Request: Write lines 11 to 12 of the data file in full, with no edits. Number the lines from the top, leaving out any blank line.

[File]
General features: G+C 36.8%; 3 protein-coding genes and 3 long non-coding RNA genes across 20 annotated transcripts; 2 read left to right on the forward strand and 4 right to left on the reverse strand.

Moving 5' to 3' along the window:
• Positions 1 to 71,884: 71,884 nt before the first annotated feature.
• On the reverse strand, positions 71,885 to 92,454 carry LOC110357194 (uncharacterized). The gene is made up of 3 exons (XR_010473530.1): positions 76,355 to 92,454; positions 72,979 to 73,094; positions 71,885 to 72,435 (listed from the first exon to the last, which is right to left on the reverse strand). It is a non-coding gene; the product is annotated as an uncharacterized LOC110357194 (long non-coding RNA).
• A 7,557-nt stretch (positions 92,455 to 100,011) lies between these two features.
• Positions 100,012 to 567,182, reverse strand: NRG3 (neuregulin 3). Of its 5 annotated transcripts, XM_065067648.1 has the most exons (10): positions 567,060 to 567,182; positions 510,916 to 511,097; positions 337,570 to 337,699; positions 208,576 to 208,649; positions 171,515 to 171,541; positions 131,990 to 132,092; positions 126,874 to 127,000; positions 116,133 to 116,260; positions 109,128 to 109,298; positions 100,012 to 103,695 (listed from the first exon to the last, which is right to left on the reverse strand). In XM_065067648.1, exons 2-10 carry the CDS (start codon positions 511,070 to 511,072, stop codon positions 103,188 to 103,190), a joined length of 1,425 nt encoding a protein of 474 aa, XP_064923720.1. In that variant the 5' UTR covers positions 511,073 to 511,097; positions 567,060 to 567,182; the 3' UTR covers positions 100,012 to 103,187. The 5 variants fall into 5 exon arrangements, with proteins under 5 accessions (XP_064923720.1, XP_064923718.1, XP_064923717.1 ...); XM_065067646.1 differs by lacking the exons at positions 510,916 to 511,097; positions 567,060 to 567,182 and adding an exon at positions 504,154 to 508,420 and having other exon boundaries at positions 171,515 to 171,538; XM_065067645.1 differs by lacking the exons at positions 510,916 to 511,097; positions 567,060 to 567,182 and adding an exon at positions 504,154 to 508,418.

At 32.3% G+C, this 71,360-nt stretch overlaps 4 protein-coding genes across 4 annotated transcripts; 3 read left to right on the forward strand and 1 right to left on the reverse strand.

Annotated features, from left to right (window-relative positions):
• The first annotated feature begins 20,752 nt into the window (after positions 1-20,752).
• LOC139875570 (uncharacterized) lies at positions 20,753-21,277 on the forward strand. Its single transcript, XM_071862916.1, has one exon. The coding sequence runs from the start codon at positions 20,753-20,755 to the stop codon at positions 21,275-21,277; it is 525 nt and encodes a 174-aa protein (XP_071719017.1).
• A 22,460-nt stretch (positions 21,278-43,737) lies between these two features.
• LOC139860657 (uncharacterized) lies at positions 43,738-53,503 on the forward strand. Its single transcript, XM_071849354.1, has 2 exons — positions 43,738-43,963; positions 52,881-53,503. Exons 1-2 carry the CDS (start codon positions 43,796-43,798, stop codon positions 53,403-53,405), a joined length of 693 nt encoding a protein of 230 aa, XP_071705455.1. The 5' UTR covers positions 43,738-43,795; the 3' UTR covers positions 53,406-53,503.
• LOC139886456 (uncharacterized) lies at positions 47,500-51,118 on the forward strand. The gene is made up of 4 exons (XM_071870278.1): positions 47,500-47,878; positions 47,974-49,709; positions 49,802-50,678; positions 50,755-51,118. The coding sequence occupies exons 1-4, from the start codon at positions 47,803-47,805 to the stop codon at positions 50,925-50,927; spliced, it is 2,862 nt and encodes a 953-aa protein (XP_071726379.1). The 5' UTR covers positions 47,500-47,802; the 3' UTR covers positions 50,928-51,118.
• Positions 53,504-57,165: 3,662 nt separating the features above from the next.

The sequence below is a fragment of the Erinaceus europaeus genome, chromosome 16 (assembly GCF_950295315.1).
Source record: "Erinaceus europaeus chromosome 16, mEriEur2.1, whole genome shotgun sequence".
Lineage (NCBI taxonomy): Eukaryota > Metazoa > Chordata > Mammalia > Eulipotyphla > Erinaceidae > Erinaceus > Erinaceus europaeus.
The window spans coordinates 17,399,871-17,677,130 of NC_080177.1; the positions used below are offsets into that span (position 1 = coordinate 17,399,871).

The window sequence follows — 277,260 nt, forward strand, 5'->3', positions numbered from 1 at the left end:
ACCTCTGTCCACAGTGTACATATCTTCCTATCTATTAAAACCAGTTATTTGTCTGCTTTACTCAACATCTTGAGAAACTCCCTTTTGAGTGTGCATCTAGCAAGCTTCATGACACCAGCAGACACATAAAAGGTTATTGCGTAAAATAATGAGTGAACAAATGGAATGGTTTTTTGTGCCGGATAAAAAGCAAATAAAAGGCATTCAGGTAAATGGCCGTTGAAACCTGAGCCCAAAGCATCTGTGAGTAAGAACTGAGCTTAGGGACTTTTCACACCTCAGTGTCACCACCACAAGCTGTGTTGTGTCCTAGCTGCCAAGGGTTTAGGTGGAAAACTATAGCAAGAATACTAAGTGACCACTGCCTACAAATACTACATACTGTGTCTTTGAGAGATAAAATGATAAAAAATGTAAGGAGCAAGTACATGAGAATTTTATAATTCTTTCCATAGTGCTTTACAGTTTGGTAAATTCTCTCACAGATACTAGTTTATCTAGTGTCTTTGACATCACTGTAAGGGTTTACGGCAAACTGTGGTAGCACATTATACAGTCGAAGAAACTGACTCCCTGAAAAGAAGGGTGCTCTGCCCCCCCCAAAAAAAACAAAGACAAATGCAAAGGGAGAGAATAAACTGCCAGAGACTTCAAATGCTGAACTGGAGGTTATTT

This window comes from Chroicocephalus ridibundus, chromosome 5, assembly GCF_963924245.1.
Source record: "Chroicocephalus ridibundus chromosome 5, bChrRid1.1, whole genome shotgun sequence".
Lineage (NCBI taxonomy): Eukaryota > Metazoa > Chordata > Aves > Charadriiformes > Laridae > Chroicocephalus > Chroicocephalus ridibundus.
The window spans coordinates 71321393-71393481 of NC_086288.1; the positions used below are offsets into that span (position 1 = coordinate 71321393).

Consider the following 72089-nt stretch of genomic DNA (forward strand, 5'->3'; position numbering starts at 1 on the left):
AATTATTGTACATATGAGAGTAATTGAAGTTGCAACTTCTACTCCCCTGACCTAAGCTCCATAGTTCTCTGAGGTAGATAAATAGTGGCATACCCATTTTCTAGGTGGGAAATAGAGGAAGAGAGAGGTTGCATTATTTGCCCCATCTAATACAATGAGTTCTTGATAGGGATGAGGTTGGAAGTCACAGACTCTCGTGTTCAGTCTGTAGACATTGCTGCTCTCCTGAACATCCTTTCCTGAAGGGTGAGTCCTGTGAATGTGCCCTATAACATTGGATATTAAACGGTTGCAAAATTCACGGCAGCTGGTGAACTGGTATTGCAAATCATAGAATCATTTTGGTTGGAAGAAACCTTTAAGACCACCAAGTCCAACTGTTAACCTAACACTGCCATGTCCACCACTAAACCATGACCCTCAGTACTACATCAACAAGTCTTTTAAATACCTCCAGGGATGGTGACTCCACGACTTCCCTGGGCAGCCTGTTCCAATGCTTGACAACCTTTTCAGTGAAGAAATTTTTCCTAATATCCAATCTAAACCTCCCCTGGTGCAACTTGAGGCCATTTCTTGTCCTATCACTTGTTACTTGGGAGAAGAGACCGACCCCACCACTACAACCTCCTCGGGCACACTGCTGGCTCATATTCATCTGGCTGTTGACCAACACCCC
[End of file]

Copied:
• A 22,460-nt stretch (positions 21,278-43,737) lies between these two features.
• LOC139860657 (uncharacterized) lies at positions 43,738-53,503 on the forward strand. Its single transcript, XM_071849354.1, has 2 exons — positions 43,738-43,963; positions 52,881-53,503. Exons 1-2 carry the CDS (start codon positions 43,796-43,798, stop codon positions 53,403-53,405), a joined length of 693 nt encoding a protein of 230 aa, XP_071705455.1. The 5' UTR covers positions 43,738-43,795; the 3' UTR covers positions 53,406-53,503.